King: I try to leave out everything that’s not essential to either explaining the kind of character that the information belongs to or that’s not adding some sort of depth to the world or the plot. There’s a—you might have to refresh my memory—but isn’t there something about the Taft-Hartley Act in We’re All in This Together?
King: Explaining what it is?
King: Okay. What the Taft-Hartley Act actually did isn’t crucial to the narrative of the book, it’s not a hinge of the plot, but it is important for establishing the portrait of George’s grandfather, of letting us see what he believes in. By virtue of his explanation [of the Act], your sense of his point of view is given extra depth. So that had a purpose, but if I had digressed into lots and lots of stories about union actions he participated in, the way that he had lived in the ‘60s or whenever—that kind of stuff—that would have made for a very involved story that’s much more like the one I wrote with my second book. I had to be judicious about what I would use.
Maybe one good rule about research and writing is that just because something is fascinating is not enough reason to put it in the book. There is this fabulous detail in The Flamethrowers by Rachel Kushner, the novel that’s being deservedly praised everywhere, where the main character gets her photograph taken as what they used to call a China Girl—which is a picture of a woman holding a color card that’s at the head of a film reel. The photo of the China Girl is put there to help the people developing the film with color correction. (I might have butchered that, but that’s my understanding.) And that’s fascinating. It’s fascinating that there are projectionists that clip them and keep them. They have collections of China Girls.
Kushner does a lot with the subject. If I had known about the China Girls when I’d been writing Double Feature, I could imagine myself being like, I’ve got to find some way to use this. And then I imagine myself getting sucked down a two-month rabbit hole, trying to incorporate this amazing element that has no business appearing in my story. You really have to be focused and strict and tough about what you’re going to use that you find out, because people don’t read a novel for informational reasons. It should be part of the story in some way. And it can be part of the story in lots of ways, in terms of character development, world-building, and narrative structure, but it does need to justify itself. That means that ninety-five percent of your research shouldn’t end up in the book.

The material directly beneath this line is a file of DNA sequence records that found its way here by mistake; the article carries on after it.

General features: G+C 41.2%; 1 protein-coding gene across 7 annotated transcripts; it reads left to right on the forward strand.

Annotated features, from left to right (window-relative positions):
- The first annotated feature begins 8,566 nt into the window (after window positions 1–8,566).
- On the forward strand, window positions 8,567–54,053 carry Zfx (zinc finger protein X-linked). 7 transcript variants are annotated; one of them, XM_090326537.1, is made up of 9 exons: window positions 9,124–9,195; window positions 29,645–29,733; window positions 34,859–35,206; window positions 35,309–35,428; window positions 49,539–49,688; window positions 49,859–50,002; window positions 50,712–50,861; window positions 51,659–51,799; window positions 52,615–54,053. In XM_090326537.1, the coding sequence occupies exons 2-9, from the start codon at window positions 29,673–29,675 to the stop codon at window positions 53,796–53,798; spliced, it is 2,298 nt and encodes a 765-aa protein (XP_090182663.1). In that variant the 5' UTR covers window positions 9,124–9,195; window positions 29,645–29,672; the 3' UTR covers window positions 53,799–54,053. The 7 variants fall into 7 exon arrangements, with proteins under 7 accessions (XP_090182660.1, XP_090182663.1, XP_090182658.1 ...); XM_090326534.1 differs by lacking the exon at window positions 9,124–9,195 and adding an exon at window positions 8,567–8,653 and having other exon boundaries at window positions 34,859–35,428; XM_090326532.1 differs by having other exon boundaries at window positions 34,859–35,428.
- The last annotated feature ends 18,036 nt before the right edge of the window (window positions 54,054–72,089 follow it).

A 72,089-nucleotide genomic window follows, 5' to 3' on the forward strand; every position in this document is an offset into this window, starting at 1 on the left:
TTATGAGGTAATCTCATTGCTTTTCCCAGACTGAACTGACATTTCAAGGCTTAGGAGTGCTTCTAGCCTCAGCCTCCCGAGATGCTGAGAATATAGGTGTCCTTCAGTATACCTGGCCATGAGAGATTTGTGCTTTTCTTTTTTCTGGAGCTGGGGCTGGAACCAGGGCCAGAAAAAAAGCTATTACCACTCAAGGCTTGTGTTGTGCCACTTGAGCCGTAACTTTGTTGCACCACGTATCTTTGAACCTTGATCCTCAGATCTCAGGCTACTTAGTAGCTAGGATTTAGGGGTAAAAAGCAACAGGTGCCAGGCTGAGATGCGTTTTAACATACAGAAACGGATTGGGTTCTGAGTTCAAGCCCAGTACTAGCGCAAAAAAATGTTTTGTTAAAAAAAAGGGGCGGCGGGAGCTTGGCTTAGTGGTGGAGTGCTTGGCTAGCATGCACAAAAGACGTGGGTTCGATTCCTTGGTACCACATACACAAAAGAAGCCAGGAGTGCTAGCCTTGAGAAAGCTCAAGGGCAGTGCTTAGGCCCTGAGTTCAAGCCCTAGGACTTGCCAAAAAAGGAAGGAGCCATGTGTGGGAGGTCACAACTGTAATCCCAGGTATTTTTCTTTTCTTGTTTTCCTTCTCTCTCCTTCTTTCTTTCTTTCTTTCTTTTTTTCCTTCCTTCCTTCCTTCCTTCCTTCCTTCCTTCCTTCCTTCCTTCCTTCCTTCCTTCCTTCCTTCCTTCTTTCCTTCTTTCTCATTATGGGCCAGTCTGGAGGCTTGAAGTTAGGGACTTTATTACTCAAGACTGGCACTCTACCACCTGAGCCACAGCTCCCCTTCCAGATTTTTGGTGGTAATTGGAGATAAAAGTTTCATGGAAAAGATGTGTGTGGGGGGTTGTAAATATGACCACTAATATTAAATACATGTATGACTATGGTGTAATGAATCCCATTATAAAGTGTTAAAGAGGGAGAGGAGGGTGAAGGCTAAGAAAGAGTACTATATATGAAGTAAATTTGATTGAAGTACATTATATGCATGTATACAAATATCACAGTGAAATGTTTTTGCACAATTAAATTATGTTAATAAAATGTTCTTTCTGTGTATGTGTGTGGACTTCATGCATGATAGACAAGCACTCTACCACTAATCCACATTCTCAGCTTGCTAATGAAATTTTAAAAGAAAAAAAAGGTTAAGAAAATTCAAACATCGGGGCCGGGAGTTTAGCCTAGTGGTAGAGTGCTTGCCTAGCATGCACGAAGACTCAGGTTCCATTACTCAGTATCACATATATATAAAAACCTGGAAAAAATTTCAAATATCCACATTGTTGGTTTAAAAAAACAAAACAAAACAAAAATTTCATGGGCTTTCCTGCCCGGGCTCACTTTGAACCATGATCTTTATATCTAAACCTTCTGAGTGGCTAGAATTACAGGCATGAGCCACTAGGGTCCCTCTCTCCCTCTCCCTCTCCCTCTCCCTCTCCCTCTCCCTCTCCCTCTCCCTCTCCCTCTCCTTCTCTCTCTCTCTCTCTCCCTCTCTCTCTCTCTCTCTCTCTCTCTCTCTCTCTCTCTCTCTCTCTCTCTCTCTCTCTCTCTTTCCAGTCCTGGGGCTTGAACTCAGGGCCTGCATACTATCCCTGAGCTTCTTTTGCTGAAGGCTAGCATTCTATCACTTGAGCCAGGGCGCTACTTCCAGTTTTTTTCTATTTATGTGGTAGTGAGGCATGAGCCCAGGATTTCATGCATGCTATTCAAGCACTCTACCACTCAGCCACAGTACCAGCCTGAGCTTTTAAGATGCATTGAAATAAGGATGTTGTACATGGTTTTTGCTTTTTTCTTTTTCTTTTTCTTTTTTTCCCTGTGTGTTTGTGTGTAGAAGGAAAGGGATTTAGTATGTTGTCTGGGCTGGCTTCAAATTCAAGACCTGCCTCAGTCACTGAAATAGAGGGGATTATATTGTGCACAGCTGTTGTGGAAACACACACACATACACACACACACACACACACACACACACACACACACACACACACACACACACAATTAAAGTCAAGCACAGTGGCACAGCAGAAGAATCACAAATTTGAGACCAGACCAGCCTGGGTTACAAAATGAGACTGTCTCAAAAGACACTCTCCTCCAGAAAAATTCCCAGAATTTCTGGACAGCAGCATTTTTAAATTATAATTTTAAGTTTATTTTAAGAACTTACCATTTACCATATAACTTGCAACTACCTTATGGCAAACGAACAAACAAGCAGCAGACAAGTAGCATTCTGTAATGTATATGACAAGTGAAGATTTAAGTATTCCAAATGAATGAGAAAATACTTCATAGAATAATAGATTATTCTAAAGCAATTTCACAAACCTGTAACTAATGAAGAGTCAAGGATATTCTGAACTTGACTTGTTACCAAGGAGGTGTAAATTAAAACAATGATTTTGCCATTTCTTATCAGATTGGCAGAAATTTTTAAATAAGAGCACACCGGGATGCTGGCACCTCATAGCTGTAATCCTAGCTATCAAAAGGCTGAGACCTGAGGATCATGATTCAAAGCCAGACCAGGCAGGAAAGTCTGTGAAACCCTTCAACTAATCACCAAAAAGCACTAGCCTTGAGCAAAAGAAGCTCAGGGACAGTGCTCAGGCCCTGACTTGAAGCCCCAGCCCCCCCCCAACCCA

Rumpus: In Who Can Save Us Now, did you and John McNally come up with that project or is that something a publisher brought to you?
King: Just to sort of fill in the blanks: we did an anthology of superhero stories, brand new superhero stories by short story writers. It was an idea that I pitched to John because I was exhausted by the recycling of superhero characters. A lot of other people have spoken to this [issue] in greater depth than we need to get into here, but one of the things that’s really tiresome about comic books and superhero movies is that no one goes away. They always come back. I remember when I was a kid, there was this comic book—I think it predates me, but my brother had it—where the superhero, Iron Fist, gets killed. And that just blew my mind, that a superhero could die. Now, superheroes die constantly and come back with different identities and they start over and it’s sort of meaningless. So I thought that it would be fun to have the kind of writer you wouldn’t expect to be writing about superheroes come up with a new superhero and see what happens. I pitched the idea to John, and I wrote my story, and we got a bunch of writers to agree to do it, and we went out with the pitch that was the introduction to the book, or a version of it. The Free Press was awesome enough to want to do it.
It’s certainly a different experience to edit other writers and be the person to say, “You’ve got to improve this. Here are some ideas to improve this.” Or even, “This isn’t going to work. Let’s try something else.” Or ,“Hurry the fuck up. You know, we need this now.” It was really fun, and in a lot of ways, I feel even more strongly about the premise now than I did then. I couldn’t be more exhausted by Iron Man and the Avengers and the rest. Maybe it’s that I’m thirty-six and I’m turning into an old man, but when I look across the field of summer movies all I see is wall to wall superheroes and it bores me. I don’t think it’s especially elitist to point out that Superman and Spider-Man, while they are exciting characters with good stories, if you constantly put the costumes through the washing machine, it’s not quite Hamlet. They start to get kind of thin. It may be time to put them away for a while, for their own good, and to think up some new things.
Featured image © by Enid Alvarez.